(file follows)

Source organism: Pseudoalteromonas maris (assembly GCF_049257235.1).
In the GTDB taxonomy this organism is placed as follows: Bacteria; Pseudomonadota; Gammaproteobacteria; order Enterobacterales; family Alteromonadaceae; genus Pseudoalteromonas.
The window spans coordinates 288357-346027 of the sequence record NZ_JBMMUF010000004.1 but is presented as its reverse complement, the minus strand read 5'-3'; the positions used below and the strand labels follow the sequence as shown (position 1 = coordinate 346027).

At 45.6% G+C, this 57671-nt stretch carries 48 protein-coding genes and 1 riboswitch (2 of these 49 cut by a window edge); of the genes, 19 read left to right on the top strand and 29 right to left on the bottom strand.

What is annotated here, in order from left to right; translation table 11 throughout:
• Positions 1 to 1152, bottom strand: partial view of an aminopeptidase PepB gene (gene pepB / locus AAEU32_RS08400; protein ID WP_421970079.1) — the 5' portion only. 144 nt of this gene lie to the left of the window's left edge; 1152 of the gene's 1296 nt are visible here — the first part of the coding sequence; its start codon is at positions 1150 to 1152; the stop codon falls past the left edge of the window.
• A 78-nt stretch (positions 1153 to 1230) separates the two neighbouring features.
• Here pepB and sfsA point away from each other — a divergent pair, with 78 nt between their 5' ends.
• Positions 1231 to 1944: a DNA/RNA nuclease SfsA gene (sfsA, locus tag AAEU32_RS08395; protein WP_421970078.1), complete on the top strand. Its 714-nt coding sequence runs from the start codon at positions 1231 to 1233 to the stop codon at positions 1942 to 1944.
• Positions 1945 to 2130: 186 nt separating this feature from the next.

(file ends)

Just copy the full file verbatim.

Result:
Source organism: Pseudoalteromonas maris (assembly GCF_049257235.1).
In the GTDB taxonomy this organism is placed as follows: Bacteria; Pseudomonadota; Gammaproteobacteria; order Enterobacterales; family Alteromonadaceae; genus Pseudoalteromonas.
The window spans coordinates 288357-346027 of the sequence record NZ_JBMMUF010000004.1 but is presented as its reverse complement, the minus strand read 5'-3'; the positions used below and the strand labels follow the sequence as shown (position 1 = coordinate 346027).

At 45.6% G+C, this 57671-nt stretch carries 48 protein-coding genes and 1 riboswitch (2 of these 49 cut by a window edge); of the genes, 19 read left to right on the top strand and 29 right to left on the bottom strand.

What is annotated here, in order from left to right; translation table 11 throughout:
• Positions 1 to 1152, bottom strand: partial view of an aminopeptidase PepB gene (gene pepB / locus AAEU32_RS08400; protein ID WP_421970079.1) — the 5' portion only. 144 nt of this gene lie to the left of the window's left edge; 1152 of the gene's 1296 nt are visible here — the first part of the coding sequence; its start codon is at positions 1150 to 1152; the stop codon falls past the left edge of the window.
• A 78-nt stretch (positions 1153 to 1230) separates the two neighbouring features.
• Here pepB and sfsA point away from each other — a divergent pair, with 78 nt between their 5' ends.
• Positions 1231 to 1944: a DNA/RNA nuclease SfsA gene (sfsA, locus tag AAEU32_RS08395; protein WP_421970078.1), complete on the top strand. Its 714-nt coding sequence runs from the start codon at positions 1231 to 1233 to the stop codon at positions 1942 to 1944.
• Positions 1945 to 2130: 186 nt separating this feature from the next.